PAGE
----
Her mother coughed hard, and called to her several times, while she sat there, to bring her medicine. She always needed care in the night. Cousin Sarah was a high-tempered woman and slept heavily.
When Bowles came down in the morning, he found his slice of leaden pie and greasy dough-nut, as usual, on a plate on the bare table. Jane was at the machine, a heap of finished seersucker coats beside her.
"I guess you were at work all night?" he said.
"I couldn't sleep," she answered.
"Are you goin' to finish all them things?"
She nodded, turning her wheel faster.
He looked at her face for a minute or two, and then, for some reason, walked behind her, where he could not see it. "Jane," he said, "are you always goin' on makin' coats?"
The wheel stopped, the thread broke. Bowles waited, silent.
"Yes," she said, in a low voice. Then she threaded her needle again.
"What else should she do?" said Mrs. Pettit, coming into the kitchen.
Neither of her children answered her; but presently Jane got up suddenly, and going to her, gave her a fond hug and kiss.
Mrs. Pettit started, amazed. It was a new thing in her life; but, on the whole, she liked it.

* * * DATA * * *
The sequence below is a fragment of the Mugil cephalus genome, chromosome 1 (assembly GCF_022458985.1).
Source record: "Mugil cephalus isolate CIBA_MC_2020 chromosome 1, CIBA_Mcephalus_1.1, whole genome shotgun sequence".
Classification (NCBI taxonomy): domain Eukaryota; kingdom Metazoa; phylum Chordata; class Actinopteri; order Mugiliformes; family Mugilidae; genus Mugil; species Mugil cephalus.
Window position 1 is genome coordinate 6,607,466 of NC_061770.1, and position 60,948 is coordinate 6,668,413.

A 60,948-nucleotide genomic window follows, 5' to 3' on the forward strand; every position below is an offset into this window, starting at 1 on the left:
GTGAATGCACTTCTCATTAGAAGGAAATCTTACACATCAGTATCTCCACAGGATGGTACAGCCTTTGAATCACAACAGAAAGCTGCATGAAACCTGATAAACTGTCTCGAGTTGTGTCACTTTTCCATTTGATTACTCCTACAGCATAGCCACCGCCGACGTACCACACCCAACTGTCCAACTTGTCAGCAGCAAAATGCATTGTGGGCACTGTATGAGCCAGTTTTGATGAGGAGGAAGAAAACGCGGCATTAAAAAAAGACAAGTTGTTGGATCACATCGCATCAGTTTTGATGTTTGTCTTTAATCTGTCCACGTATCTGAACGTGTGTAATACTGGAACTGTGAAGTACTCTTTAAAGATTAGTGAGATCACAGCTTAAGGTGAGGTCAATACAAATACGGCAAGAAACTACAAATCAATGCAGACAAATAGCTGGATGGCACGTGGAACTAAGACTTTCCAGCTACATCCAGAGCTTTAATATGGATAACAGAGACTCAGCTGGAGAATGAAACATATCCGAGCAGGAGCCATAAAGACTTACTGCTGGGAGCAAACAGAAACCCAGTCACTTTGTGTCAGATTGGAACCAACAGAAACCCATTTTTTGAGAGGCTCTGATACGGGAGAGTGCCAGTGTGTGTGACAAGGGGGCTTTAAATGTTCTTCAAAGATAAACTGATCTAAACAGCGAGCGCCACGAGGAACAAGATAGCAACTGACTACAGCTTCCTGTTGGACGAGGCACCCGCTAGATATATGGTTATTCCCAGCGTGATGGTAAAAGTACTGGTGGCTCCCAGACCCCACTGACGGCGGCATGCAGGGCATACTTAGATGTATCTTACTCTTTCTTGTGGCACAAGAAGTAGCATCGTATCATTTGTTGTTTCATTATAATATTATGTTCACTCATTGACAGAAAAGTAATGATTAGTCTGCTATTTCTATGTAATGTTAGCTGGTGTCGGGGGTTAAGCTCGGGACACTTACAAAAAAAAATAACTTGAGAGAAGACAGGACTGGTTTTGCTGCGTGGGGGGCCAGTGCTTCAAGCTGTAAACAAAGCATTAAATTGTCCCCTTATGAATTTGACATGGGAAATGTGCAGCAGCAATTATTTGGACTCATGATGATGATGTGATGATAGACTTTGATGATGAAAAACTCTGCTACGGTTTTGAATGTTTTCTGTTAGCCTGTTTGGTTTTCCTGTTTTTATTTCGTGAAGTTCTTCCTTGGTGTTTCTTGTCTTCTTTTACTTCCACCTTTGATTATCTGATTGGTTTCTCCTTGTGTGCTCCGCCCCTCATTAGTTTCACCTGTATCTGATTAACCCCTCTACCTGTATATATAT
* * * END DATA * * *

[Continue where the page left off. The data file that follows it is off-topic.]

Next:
Ten days later Bowles left North Leedom for Louisiana. His hopes were more than answered there. Lamonte did have the promised boom, and he made money fast. In a few years he married Lola. But long before that time he paid off the mortgage. He did it for Jane's sake. Had not his life been successful, while her's* was a miserable failure? His heart ached with pity for her.
But we are not sure that her life was at all miserable. From that night in which she made her choice, a singular change came over her. For thirty years she had done her dull duty faithfully, because, in fact, there was nothing else to do.
Then, as it seemed to her, the gates were opened, the kingdoms of the world were laid at her feet.
Of her own will she had given them up.
God only knew what the sacrifice cost her, but after it she was a different and a live creature. She was like a woman who has given birth to a child. She had struck her note in life, and it was not a mean one. She now looked out on the world with authoritative, understanding eyes; even her step became firm and decided.
When one climbs a height, the pure air expands the lungs ever after. We always carry with us down in the valley the wide outlook which we have seen but once.